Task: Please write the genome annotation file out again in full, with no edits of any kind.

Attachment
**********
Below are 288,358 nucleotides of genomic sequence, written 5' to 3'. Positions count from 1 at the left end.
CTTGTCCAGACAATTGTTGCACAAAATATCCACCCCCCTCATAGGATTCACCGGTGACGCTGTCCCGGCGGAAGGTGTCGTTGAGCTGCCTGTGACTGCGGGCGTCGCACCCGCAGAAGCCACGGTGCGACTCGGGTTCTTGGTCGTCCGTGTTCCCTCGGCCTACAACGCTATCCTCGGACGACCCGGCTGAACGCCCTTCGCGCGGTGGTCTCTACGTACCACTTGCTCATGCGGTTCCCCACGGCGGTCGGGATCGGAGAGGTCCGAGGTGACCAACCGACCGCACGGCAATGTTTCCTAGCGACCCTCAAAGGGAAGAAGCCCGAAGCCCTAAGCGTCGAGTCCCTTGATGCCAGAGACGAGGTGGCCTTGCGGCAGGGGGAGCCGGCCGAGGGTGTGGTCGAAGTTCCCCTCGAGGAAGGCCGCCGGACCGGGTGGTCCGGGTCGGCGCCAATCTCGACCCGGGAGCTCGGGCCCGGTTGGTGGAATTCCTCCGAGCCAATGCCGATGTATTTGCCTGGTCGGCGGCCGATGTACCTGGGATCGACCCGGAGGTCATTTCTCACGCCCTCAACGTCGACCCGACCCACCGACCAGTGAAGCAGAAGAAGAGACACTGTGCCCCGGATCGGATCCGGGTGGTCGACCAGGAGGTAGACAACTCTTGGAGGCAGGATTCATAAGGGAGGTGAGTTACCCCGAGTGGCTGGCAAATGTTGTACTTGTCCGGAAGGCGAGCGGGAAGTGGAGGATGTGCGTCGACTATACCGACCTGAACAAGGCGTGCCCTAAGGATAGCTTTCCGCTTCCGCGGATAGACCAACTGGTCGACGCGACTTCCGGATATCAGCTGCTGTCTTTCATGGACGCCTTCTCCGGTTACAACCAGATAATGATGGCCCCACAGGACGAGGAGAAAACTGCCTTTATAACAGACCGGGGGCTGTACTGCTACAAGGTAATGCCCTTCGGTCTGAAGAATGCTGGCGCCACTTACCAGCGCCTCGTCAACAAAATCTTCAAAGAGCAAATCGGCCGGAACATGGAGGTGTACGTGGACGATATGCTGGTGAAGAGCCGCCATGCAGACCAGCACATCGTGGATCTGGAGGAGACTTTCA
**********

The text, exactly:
Below are 288,358 nucleotides of genomic sequence, written 5' to 3'. Positions count from 1 at the left end.
CTTGTCCAGACAATTGTTGCACAAAATATCCACCCCCCTCATAGGATTCACCGGTGACGCTGTCCCGGCGGAAGGTGTCGTTGAGCTGCCTGTGACTGCGGGCGTCGCACCCGCAGAAGCCACGGTGCGACTCGGGTTCTTGGTCGTCCGTGTTCCCTCGGCCTACAACGCTATCCTCGGACGACCCGGCTGAACGCCCTTCGCGCGGTGGTCTCTACGTACCACTTGCTCATGCGGTTCCCCACGGCGGTCGGGATCGGAGAGGTCCGAGGTGACCAACCGACCGCACGGCAATGTTTCCTAGCGACCCTCAAAGGGAAGAAGCCCGAAGCCCTAAGCGTCGAGTCCCTTGATGCCAGAGACGAGGTGGCCTTGCGGCAGGGGGAGCCGGCCGAGGGTGTGGTCGAAGTTCCCCTCGAGGAAGGCCGCCGGACCGGGTGGTCCGGGTCGGCGCCAATCTCGACCCGGGAGCTCGGGCCCGGTTGGTGGAATTCCTCCGAGCCAATGCCGATGTATTTGCCTGGTCGGCGGCCGATGTACCTGGGATCGACCCGGAGGTCATTTCTCACGCCCTCAACGTCGACCCGACCCACCGACCAGTGAAGCAGAAGAAGAGACACTGTGCCCCGGATCGGATCCGGGTGGTCGACCAGGAGGTAGACAACTCTTGGAGGCAGGATTCATAAGGGAGGTGAGTTACCCCGAGTGGCTGGCAAATGTTGTACTTGTCCGGAAGGCGAGCGGGAAGTGGAGGATGTGCGTCGACTATACCGACCTGAACAAGGCGTGCCCTAAGGATAGCTTTCCGCTTCCGCGGATAGACCAACTGGTCGACGCGACTTCCGGATATCAGCTGCTGTCTTTCATGGACGCCTTCTCCGGTTACAACCAGATAATGATGGCCCCACAGGACGAGGAGAAAACTGCCTTTATAACAGACCGGGGGCTGTACTGCTACAAGGTAATGCCCTTCGGTCTGAAGAATGCTGGCGCCACTTACCAGCGCCTCGTCAACAAAATCTTCAAAGAGCAAATCGGCCGGAACATGGAGGTGTACGTGGACGATATGCTGGTGAAGAGCCGCCATGCAGACCAGCACATCGTGGATCTGGAGGAGACTTTCA